CLEARWATER — Sometimes, George Zadorozny noted, he can’t quite figure out why everyone seems so eager to promote Tilapia.
“All the restaurants are pushing tilapia,” he said.
But while this popular freshwater fish, a common name for nearly a hundred species from the tilapiine cichlid tribe, is indeed a staple of many upscale restaurants, Zadorozny cautioned that the smart consumer might be well advised to instead try, say, a plate of salmon — or even sardines.
“Stay away from Tilapia,” he cautioned.
Zadorozny’s skepticism about Tilapia has nothing to do with the taste of this particular fish dish, or how much a typical plate of tilapia costs compared to other meals. What really concerns him is its omega content.
“It’s a fatty fish,” he said, “with the wrong kind of fats. Fats are divided into various omegas, and the typical American diet is unbalanced when it comes to omegas.”
How unbalanced? On Saturday, Zadorozny gave a presentation on his personal “Adventures in Alternative Medicine” during the Solar nRG conference — the regional gathering of the Tampa Bay chapter of American Mensa, held at the Holiday Inn in Clearwater.
Zadorozny, who works in the field of law, admits that he’s not a doctor or a medical expert. But he did want to share his own experience with something he said has enabled him to cope successfully with daily stress: supplements.
“Modern American life is very stressful, as we all know, and supplements help us deal with that,” he said. “If you have too much stress, it starts doing bad things to you.”
Which brought Zadorozny back to tilapia. In search of a healthy diet that promotes fitness and helps reduce stress, Zadorozny said he discovered the benefits of natural dietary supplements, including Fish Oil tablets rich in omega-3 fatty acids. Research has shown that the omega-3s can help lower triglycerides and blood pressure, and may play a role in reducing inflammation in the body, including in the blood vessels and joints.
Those facts got Zadorozny’s attention.
“Most diseases of aging are diseases of inflammation,” he said. “So if we can keep down inflammation, we can age more gracefully.”
Supplements help provide the body with anti-inflammatory substances, he said – with fish oil pills being a good example of this. Because what the body critically needs, he said, is a healthy balance of omega-3s and omega-6s.
“The typical American diet is full of omega-6, with a lot less omega-3, and that can cause inflammation,” he said. “Because the fish oils are providing omega-3s which is lacking in the American diet, it counterbalances all the omega-6s.”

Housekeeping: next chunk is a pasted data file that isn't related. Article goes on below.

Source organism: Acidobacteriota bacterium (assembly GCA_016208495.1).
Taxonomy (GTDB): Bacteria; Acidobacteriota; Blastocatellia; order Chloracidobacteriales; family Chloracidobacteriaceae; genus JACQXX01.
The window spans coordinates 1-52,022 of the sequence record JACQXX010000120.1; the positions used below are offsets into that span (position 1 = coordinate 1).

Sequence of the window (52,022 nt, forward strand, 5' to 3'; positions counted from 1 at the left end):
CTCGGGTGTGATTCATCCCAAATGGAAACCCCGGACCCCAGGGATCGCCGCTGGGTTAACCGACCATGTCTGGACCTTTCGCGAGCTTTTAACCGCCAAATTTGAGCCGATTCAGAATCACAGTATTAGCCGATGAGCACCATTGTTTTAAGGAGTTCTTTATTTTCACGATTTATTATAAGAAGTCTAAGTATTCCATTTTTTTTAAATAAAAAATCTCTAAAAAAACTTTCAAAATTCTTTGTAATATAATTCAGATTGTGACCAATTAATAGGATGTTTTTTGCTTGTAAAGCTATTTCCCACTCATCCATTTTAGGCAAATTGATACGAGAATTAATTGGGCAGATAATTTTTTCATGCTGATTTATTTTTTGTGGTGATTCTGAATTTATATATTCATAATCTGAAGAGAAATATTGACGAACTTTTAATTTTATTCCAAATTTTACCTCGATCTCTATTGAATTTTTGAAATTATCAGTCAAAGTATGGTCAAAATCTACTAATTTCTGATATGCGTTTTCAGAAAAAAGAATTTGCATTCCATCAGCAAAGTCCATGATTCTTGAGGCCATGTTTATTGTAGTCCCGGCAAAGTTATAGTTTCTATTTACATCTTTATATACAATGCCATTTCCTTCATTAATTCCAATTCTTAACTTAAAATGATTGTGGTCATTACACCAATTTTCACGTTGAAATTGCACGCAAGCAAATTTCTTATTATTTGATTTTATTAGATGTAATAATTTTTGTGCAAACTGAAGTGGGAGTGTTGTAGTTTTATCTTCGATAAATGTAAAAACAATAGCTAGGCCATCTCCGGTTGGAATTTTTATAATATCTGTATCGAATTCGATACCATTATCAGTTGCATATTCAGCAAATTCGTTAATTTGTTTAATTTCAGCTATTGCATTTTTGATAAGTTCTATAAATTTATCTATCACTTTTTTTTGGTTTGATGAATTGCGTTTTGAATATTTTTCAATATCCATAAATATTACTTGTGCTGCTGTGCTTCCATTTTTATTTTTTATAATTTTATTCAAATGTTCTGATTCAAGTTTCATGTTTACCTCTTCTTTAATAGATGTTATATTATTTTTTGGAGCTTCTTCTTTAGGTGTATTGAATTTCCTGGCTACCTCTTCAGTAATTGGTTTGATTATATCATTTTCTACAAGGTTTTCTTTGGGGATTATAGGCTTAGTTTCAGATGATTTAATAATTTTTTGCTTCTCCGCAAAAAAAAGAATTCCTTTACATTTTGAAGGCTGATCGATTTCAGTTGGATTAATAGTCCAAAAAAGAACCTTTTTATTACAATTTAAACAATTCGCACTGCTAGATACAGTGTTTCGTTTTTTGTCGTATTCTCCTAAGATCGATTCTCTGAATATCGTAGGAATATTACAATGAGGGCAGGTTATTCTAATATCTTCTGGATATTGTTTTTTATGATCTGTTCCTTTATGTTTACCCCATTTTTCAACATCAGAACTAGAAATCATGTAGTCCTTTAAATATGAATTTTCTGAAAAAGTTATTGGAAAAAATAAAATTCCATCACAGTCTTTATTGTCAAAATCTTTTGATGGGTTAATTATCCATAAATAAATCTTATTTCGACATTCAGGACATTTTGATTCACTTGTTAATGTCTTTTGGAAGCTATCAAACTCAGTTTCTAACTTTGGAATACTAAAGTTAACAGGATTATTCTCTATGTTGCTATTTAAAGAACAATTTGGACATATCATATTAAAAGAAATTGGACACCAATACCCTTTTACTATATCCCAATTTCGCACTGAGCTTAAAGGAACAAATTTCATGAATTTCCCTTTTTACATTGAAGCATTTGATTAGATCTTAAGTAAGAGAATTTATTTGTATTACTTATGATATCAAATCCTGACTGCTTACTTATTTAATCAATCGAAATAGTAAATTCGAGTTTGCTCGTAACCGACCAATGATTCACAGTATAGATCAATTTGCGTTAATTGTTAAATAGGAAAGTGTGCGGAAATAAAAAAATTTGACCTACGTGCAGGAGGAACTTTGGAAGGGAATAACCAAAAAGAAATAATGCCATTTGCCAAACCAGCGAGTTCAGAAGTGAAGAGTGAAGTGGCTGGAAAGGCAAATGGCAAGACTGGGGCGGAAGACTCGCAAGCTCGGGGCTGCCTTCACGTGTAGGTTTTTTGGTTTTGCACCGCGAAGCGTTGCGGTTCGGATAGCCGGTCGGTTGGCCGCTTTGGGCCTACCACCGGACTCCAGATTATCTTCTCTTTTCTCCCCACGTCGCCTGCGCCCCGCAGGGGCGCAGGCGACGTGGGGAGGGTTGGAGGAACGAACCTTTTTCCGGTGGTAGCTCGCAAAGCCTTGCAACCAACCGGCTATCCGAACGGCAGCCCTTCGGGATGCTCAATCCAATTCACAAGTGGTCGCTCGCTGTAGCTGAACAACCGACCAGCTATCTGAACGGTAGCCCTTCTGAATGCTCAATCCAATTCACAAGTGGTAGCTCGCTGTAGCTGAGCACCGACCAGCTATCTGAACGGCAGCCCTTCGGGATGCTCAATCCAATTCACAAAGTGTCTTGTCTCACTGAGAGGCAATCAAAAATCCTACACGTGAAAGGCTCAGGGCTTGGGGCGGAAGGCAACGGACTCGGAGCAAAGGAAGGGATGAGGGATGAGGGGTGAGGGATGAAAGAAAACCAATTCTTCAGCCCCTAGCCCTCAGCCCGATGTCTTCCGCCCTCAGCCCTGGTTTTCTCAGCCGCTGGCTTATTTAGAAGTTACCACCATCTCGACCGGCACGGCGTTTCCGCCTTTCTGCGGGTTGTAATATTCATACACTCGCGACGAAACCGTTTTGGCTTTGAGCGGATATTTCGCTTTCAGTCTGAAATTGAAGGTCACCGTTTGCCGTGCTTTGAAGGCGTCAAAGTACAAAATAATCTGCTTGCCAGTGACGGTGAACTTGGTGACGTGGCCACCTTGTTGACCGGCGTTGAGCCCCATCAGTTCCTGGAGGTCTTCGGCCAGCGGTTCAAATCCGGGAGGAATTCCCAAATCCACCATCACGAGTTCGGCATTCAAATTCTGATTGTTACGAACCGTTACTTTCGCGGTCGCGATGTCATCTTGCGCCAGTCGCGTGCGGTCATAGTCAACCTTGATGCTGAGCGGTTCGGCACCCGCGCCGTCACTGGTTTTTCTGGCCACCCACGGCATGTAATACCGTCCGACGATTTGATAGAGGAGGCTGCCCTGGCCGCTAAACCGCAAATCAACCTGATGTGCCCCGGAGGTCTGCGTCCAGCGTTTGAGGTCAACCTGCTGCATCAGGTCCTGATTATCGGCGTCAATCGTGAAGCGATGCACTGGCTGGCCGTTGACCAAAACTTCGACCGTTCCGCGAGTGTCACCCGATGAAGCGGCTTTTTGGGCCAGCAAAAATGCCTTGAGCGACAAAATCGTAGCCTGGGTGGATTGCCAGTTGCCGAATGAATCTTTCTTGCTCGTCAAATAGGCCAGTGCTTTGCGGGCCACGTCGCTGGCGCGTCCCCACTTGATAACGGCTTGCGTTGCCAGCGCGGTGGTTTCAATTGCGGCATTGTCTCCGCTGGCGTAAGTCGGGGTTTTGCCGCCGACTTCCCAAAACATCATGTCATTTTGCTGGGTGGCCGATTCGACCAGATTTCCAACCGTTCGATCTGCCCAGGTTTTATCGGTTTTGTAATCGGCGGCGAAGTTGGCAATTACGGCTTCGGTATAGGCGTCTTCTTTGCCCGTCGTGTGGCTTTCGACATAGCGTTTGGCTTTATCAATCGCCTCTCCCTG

Omega-3 and omega-6 are both types of essential fatty acids, but differ from one other in their chemical structure. As Zadorozny noted, in modern diets there are few sources of omega-3 fatty acids, which mainly come from the fat of cold water fish like salmon, sardines, herring, mackerel, black cod, and bluefish.
“Too much of Omega-6 promotes inflammation,” he said.
Tilapia, he noted, flunks the essential omega-3 test.
Zadorozny said a fine alternative to most modern diets is to consider adopting the Mediterranean Diet – which he called a “healthy diet that includes – yes, chocolate. People who follow the Mediterranean diet reduce their risk of heart attack and disease by 30 percent. That is huge. If a pill could do that, we would all be taking it.”
That increasingly popular diet, he said, consists of very little red meat and substitutes it with plenty of fish, olive oil, fruits and nuts.
Olive oil should be used in abundance on salads and cooked vegetables, while this diet also includes three servings a day of fresh fruit, combined with legumes, lentils, soybeans and peas.
Zadorozny also uses other supplements, like Vegetarian Glucosamine and Black Cherry juice concentrate, “which is particularly good for people who have gout.”
Zadorozny is an attorney at law with a practice in Port Richey, Fla. He can be reached at 727-687-3588.
American Mensa has more than 57,000 members. To qualify for Mensa, members scored in the top 2 percent of the general population on an accepted standardized intelligence test.
The Memorial Day Weekend conference included a “Chocolate Orgy” — a chocolate fountain in the second floor hospitality room.
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